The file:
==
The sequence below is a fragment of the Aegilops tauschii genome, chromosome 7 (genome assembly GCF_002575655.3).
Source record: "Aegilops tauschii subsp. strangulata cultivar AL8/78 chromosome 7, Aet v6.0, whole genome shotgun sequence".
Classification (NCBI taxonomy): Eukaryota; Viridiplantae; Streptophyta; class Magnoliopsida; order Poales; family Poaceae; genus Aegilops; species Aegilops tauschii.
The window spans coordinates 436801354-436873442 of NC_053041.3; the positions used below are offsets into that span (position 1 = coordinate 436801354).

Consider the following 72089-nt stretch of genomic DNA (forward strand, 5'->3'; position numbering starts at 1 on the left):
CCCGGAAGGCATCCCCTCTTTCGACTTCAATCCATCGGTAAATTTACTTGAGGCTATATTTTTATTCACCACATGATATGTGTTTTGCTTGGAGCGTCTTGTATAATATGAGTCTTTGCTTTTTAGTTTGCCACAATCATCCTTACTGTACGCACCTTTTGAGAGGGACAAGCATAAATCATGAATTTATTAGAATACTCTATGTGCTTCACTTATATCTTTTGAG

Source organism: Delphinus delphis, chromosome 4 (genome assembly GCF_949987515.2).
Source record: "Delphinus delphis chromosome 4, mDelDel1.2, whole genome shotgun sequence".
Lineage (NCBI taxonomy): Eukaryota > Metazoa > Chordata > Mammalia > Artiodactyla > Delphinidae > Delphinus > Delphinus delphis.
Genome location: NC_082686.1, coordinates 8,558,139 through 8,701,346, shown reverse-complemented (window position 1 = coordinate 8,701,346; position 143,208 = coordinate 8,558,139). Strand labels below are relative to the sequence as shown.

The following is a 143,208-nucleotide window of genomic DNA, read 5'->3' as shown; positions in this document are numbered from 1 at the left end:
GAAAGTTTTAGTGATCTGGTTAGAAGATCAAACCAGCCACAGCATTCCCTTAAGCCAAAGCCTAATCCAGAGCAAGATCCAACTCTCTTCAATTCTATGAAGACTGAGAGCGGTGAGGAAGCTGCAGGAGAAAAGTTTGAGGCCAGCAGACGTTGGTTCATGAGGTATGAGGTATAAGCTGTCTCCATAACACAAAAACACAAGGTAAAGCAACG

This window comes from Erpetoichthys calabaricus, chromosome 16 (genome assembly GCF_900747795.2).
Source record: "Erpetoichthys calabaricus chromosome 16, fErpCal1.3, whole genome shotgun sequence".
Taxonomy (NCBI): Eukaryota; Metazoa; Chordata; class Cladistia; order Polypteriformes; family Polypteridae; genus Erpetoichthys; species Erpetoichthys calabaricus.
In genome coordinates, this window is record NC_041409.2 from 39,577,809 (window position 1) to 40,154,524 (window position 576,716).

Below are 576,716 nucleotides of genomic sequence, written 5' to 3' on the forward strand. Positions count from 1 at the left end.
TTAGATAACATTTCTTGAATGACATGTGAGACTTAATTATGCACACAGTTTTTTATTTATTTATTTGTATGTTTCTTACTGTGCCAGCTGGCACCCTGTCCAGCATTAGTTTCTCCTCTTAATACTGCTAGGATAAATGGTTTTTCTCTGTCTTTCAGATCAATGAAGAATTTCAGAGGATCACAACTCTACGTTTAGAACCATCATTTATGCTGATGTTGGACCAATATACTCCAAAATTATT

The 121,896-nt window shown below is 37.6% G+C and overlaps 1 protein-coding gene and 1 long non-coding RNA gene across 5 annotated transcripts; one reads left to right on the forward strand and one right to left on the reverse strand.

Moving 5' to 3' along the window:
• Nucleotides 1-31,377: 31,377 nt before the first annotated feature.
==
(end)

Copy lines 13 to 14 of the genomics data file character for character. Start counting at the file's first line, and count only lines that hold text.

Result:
This window comes from Erpetoichthys calabaricus, chromosome 16 (genome assembly GCF_900747795.2).
Source record: "Erpetoichthys calabaricus chromosome 16, fErpCal1.3, whole genome shotgun sequence".